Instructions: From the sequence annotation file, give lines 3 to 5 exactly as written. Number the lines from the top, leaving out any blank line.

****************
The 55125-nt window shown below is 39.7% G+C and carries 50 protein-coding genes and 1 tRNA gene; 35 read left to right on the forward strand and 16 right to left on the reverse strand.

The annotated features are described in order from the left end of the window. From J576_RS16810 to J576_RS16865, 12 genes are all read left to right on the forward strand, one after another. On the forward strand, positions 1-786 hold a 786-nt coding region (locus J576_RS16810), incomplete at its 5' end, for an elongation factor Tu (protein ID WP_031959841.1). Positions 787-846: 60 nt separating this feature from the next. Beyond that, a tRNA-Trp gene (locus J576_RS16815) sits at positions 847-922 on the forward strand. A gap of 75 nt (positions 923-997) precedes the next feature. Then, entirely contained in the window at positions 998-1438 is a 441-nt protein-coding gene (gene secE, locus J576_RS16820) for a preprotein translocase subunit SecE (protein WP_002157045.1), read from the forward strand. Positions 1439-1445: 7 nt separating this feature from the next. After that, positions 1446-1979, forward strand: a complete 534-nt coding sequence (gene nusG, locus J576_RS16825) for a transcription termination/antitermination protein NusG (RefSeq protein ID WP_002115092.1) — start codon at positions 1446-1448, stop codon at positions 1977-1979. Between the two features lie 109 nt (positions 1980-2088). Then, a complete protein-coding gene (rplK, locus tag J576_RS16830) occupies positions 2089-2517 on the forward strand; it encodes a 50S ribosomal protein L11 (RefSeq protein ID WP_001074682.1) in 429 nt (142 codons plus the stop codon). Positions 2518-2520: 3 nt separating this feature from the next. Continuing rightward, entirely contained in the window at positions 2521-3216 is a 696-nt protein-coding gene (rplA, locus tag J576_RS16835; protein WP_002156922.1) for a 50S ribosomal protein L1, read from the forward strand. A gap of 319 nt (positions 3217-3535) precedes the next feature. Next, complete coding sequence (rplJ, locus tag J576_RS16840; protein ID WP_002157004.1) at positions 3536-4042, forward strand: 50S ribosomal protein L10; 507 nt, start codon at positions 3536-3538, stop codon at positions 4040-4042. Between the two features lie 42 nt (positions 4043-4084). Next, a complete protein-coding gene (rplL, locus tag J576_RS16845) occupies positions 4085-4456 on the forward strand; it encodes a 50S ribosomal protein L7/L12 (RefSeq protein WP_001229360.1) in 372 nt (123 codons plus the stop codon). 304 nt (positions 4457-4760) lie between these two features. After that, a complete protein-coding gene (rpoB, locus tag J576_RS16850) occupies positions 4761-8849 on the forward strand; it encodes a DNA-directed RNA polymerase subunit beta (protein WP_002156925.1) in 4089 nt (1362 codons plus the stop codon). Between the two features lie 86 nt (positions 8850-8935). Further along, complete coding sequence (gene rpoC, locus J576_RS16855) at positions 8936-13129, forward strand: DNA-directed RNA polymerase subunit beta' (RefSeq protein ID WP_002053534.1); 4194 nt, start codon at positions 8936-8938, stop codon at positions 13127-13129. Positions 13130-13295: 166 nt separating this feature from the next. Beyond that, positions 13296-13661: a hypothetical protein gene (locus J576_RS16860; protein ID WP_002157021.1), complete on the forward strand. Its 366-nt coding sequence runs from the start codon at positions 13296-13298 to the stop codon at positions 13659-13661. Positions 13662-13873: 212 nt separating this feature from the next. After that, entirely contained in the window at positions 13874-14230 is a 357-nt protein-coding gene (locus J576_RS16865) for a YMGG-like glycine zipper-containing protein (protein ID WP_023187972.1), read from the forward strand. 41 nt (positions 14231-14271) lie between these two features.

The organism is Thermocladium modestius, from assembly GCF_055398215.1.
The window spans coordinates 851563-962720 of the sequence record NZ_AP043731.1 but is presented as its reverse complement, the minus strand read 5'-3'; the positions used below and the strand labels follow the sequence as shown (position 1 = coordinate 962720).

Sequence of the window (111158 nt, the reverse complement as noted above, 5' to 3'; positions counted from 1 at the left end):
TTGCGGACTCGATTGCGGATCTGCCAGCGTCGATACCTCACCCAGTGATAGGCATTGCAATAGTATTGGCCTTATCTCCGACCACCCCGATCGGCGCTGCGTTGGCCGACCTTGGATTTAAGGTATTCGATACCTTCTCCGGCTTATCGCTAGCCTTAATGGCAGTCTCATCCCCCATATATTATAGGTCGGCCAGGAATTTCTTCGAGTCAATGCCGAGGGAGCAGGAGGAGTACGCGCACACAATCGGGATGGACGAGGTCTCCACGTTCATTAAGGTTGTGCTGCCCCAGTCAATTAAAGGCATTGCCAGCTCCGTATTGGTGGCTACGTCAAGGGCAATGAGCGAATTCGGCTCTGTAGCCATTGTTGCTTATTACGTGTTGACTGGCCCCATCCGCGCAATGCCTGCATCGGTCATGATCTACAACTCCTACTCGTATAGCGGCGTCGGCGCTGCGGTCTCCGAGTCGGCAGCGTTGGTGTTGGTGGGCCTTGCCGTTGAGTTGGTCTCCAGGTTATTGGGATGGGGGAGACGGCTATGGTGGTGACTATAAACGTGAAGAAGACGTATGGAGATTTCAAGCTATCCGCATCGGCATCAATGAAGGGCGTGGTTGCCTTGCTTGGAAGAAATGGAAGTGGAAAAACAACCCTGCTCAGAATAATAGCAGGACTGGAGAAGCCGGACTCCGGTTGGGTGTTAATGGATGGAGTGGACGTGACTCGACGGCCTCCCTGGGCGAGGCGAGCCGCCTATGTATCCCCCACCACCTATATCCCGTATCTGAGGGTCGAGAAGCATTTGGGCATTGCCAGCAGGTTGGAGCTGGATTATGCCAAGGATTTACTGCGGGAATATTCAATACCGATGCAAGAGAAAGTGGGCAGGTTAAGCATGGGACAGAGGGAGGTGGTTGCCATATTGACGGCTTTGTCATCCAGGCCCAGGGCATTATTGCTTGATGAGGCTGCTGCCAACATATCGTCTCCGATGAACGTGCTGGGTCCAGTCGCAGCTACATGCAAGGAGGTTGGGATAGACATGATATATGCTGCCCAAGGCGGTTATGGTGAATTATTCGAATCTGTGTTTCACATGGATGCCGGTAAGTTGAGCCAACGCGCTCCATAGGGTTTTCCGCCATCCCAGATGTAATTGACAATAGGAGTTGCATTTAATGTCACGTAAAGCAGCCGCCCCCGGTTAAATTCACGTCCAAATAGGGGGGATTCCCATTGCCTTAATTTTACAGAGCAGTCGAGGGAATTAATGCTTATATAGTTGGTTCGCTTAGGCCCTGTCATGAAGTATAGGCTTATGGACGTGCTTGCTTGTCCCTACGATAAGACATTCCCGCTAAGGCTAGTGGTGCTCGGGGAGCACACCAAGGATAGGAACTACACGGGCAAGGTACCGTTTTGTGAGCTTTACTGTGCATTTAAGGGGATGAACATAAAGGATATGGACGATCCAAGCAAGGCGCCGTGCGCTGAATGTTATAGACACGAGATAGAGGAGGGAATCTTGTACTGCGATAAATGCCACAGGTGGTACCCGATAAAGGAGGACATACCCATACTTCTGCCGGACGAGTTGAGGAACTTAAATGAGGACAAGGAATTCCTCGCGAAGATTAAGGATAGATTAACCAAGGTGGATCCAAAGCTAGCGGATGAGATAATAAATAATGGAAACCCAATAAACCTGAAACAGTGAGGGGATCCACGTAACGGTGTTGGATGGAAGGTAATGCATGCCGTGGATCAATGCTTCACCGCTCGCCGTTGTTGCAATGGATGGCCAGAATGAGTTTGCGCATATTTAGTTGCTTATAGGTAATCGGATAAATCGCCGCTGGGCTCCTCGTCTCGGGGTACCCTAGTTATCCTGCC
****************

The organism is Thermocladium modestius, from assembly GCF_055398215.1.
The window spans coordinates 851563-962720 of the sequence record NZ_AP043731.1 but is presented as its reverse complement, the minus strand read 5'-3'; the positions used below and the strand labels follow the sequence as shown (position 1 = coordinate 962720).

Sequence of the window (111158 nt, the reverse complement as noted above, 5' to 3'; positions counted from 1 at the left end):